Paul Dolan (behavioural scientist)

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Paul Dolan
Paul Dolan .jpg
Born (1968-05-10) 10 May 1968 (age 52)
Alma materUniversity of York
Notable work
‘Happiness by Design’
AwardsPhilip Leverhulme Prize in economics for contribution to health economics
Main interests
Behavioural sciences and Happiness

Paul Dolan (born 10 May 1968, in London[1]), is Head of Department and Professor of Behavioural Science in Psychological and Behavioural Science at the London School of Economics and Political Science.[2] He is Director of the Executive MSc in Behavioural Science which began in September 2014.[3] Dolan conducts research on the measurement of happiness, its causes and consequences, and the implications for public policy, publishing in both scholarly and popular outlets. He has previously held academic posts at York, Newcastle, Sheffield and Imperial and he has been a visiting scholar at Princeton University.[4] He is the author of two popular press books: Happiness by Design[5] and Happy Ever After.[6]


Dolan gained his degree in economics from Swansea University in 1989. His masters and doctorate on "Issues in the valuation of health outcomes" both came from University of York in 1991 and 1997 respectively.[1]


Dolan has more than 100 peer-reviewed publications which cover many topics including behavioural science, subjective wellbeing, equity in health and health valuation.[7] He currently holds the position of the Chief Academic Advisor on Economic Appraisal for the UK Government's Economic Service. He is also a member of National Academy of Sciences Panel on Wellbeing and of the Measuring National Wellbeing Advisory Forum. In addition he is a visiting Professor at Imperial College London and an associate of the Institute for Government.[8]

He is an author of the "Mindspace" report published by the UK Cabinet Office which seeks to apply lessons from the psychological and behavioural sciences to social policy.[9]

In 2013 Dolan appeared at the Hay Festival in Cartagena de Indias, Colombia[10] and discussed the role of modern technology and happiness, as well as his work on experiences of purpose,[11] attention, and happiness. He also gave the Queen's Lecture on "Happiness by Design" at the TU Berlin in November 2013.[12] Dolan has also spoken at a variety of national and international meetings and conferences, and made numerous media appearances,[13] such as on the BBC1 television programme Lose Weight for Love.[14] He was listed by The Times newspaper as one of the world's greatest minds.[15]

Happiness By Design

On 28 August 2014 Dolan published his book Happiness by Design, with foreword by Nobel Prize winner Daniel Kahneman.[16] The theme of the book is using the tools of behavioural science to help promote individual happiness by reallocating attention. Dolan promoted this book in a talk at the Hay Festival on 30 May 2015.[17] It was called "the book that will make you quit your job" in the New Statesman because of a story in the book illustrating the difference between two forms of happiness.[18]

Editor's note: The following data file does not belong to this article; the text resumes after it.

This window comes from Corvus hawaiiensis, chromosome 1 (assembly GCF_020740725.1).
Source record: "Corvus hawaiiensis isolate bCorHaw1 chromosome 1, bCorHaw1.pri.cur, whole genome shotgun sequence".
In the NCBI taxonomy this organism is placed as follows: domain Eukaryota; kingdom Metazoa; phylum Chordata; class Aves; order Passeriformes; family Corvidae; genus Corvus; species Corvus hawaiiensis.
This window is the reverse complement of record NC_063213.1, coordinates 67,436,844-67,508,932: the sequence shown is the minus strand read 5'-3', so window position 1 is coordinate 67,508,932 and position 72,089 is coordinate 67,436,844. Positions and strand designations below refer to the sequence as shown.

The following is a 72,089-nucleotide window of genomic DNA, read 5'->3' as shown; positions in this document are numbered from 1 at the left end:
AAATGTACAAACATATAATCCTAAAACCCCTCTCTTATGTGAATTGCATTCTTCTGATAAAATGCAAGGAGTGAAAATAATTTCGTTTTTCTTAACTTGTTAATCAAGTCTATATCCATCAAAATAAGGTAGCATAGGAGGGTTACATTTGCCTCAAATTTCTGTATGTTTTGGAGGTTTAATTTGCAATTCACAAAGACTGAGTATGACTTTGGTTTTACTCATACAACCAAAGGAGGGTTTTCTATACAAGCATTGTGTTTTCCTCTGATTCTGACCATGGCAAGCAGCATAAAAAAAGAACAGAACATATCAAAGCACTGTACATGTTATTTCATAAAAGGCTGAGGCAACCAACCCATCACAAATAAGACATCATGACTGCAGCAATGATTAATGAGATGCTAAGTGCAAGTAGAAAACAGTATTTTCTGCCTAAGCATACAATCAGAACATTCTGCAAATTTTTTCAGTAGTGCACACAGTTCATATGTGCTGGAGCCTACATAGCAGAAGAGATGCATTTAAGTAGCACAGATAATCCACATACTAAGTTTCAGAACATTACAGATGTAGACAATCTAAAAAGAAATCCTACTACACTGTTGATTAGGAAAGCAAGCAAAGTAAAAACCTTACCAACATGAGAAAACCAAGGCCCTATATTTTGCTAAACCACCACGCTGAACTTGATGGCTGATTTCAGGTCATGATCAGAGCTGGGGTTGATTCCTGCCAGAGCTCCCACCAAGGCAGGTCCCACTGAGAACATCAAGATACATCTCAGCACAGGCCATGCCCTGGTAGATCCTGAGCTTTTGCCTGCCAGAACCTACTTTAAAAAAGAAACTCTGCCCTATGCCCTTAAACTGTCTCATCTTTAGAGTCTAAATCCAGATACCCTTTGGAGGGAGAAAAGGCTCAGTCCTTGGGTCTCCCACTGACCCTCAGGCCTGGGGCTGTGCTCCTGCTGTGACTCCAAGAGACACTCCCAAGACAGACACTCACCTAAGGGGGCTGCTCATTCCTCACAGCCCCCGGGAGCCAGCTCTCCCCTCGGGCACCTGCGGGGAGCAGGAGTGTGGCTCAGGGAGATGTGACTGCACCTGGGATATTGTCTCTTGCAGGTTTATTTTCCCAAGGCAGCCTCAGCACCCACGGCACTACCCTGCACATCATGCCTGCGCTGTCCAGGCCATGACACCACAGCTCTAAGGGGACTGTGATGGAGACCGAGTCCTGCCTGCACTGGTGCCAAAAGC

Happy Ever After[edit]

On 17 January 2019 Dolan published his book Happy Ever After.[19] It led to praise for being a passionate and provocative manifesto for a better society [20] and criticism over disputed statistical analyses.[21]

The theme of the book is using social science to interrogate popular narratives about what makes for a good life. The Times wrote that Happy Ever After contains "many surprising insights".[20] The book draws on a variety of studies ranging over wellbeing, inequality and discrimination,[22] and was described by The Guardian writer Oliver Burkeman as "one of the most rigorous articulations of the new mood of acceptance."[23]

The book contained provocative claims about the association between marriage and happiness, suggesting that single women are happier than married women. In promoting the book, Dolan said, “Married people are happier than other population subgroups, but only when their spouse is in the room when they’re asked how happy they are. When the spouse is not present: f***ing miserable.” Economist Gray Kimbrough pointed out that this conclusion was based on a misunderstanding of the term “spouse present” in the American Time Use Survey, which doesn't mean "spouse not in the room" but rather "spouse not living in the household". Kimbrough also argued that Dolan's claims about how happiness correlates with men's and women's happiness were not supported by the data sources cited in the book.[21] Vox highlighted the case as an example of “books by prestigious and well-regarded researchers go[ing] to print with glaring errors, which are only discovered when an expert in the field […] gets a glance at them", noting that "books are not subject to peer review."